Training for Clinical Practice

Training for Clinical Practice

Question are sometimes raised about the role that training for clinical practice plays in PCSAS accreditation. As indicated throughout the PCSAS review criteria (http://www.pcsas.org/accreditation/review-criteria/) PCSAS accreditation requires that all graduates must be able to function effectively and independently as clinical psychologists. To summarize:

  • “Because psychological clinical science is an applied science, it requires that doctoral students acquire a deep and thorough understanding of the clinical phenomena that will be the central focus of their scientific careers. Graduates must be able to function as independent clinical scientists, able to assume clinical responsibility for patients with problems in their areas of expertise. Thus, they must be trained to a high level of professional competence in the most cost-effective, efficient, empirically supported procedures for the clinical assessment and treatment of specific populations and problems, and also must be capable of training and supervising others in these clinical procedures, where appropriate. Students must acquire clinical competence through direct application training, including well organized and monitored, science-based practicum and internship experiences. Innovative approaches to the design and implementation of the applied training are encouraged, with the aim of improving the effectiveness and efficiency of the clinical training; however, programs are expected to provide evidence that such innovations achieve or exceed the intended results.”

PCSAS reviewers and site visitors expect to see a clearly articulated overview of the applied training that all students receive. Applied training must be described in detail in the self-study we require and evidence for it must be presented in the site visit that subsequently takes place.  The training must entail:

  • “individualized on- or off-site training whereby [PCSAS students] gain direct, first-hand, mentored experience with specific science-based procedures and with populations or problems that are relevant to ensuring their competence in core areas of clinical science application–i.e., clinical assessment, diagnosis, prevention, treatment, supervision, and program evaluation” and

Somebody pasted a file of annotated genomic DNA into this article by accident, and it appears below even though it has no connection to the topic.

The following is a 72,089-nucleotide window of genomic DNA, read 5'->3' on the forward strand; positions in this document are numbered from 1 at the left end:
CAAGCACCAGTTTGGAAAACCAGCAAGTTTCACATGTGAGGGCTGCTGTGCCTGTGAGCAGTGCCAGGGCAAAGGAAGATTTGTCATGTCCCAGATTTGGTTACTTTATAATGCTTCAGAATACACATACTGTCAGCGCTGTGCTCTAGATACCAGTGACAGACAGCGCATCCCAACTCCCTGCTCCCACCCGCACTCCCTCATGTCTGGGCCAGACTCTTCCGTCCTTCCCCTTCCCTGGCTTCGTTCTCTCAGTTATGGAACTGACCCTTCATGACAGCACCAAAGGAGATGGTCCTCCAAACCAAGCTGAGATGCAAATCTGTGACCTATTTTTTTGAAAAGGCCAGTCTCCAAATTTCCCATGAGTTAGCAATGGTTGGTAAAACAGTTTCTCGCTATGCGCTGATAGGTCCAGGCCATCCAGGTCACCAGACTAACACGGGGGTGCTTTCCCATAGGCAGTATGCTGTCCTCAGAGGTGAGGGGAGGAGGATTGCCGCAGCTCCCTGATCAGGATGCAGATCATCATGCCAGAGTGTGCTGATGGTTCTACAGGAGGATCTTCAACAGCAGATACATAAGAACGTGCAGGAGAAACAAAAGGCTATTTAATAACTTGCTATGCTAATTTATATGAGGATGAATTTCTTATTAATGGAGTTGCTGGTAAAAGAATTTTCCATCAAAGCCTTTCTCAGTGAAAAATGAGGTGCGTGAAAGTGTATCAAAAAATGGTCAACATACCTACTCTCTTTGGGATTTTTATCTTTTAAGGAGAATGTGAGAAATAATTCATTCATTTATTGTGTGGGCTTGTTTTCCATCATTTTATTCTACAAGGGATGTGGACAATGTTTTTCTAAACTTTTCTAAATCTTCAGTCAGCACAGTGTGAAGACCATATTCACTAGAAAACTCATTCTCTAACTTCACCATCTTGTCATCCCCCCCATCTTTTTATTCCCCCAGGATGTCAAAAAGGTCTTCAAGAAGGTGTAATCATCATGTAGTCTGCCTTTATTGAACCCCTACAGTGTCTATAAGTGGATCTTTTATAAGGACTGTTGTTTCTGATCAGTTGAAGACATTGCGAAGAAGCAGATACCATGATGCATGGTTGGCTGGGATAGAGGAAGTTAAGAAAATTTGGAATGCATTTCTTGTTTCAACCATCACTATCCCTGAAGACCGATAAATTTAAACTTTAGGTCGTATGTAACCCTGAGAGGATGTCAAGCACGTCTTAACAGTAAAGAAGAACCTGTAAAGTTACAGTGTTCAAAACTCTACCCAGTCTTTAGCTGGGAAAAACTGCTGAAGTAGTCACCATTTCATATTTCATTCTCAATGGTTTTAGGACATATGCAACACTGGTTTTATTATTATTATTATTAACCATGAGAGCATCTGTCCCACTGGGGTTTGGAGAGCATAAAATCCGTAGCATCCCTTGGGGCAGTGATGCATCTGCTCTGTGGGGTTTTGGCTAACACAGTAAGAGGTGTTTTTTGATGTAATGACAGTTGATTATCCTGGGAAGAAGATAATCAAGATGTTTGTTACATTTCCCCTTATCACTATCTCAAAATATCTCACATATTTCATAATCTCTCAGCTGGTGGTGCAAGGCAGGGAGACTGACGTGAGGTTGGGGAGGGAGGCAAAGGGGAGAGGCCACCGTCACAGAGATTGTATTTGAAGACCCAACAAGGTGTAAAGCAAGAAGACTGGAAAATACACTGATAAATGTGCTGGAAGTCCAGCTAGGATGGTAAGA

• “the sequencing, design and amount of these experiences must adequately prepare the student to function as an independent and integrative clinical psychologist competent to work in applied settings and also to function as a productive research scientist.”

One important aspect of PCSAS accreditation is that training experiences are evidence-based. PCSAS site visitors and reviewers expect to see relevant syllabi, evaluation forms from clinical supervisors, and evidence of ongoing assessment during treatment. Site visitors also ask about performance evaluations, and they meet with internal and external supervisors to get their views on the adequacy of the students’ clinical skills. All PCSAS students also complete year-long internships. Site visitors examine internship match rates and may examine performance evaluations from intern supervisors in students’ mid-year and end-of-year letters. Based on the many PCSAS site visits that have occurred, it is fair to say that the majority of the time on a PCSAS site visit is devoted to evaluating applied education and clinical training.

As to objective indicators of the effectiveness of this training, we are proud that PCSAS students as a whole score better on state licensing exams and are matched in internship placements at a higher rate than non-PCSAS students. Importantly, PCSAS graduates also make significant contributions to applied clinical science as evidenced by high levels of application-related publications in the scientific literature, serving as educators and trainers for future generations of clinical psychologists, assuming leadership roles in service delivery service organizations, and advancing treatment and assessment development, evaluation, and dissemination.